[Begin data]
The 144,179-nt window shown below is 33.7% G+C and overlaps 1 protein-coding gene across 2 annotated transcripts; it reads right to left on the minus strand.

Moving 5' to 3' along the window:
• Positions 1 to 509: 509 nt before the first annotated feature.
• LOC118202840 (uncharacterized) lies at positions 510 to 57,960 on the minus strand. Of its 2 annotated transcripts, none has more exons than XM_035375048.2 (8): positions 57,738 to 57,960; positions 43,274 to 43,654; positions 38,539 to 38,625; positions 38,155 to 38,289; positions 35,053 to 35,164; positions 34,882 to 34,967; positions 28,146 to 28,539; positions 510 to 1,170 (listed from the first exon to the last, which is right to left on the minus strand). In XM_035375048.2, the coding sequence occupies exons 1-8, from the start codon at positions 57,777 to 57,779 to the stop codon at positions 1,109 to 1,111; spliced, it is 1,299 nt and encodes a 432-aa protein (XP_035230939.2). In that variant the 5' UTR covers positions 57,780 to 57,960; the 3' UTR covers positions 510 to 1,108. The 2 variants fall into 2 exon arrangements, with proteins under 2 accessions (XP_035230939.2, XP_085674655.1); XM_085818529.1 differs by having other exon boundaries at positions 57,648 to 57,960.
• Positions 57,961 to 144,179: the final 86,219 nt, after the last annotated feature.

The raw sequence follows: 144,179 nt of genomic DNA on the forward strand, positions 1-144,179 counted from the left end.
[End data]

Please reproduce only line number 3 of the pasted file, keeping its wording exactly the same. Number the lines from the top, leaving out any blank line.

• Positions 1 to 509: 509 nt before the first annotated feature.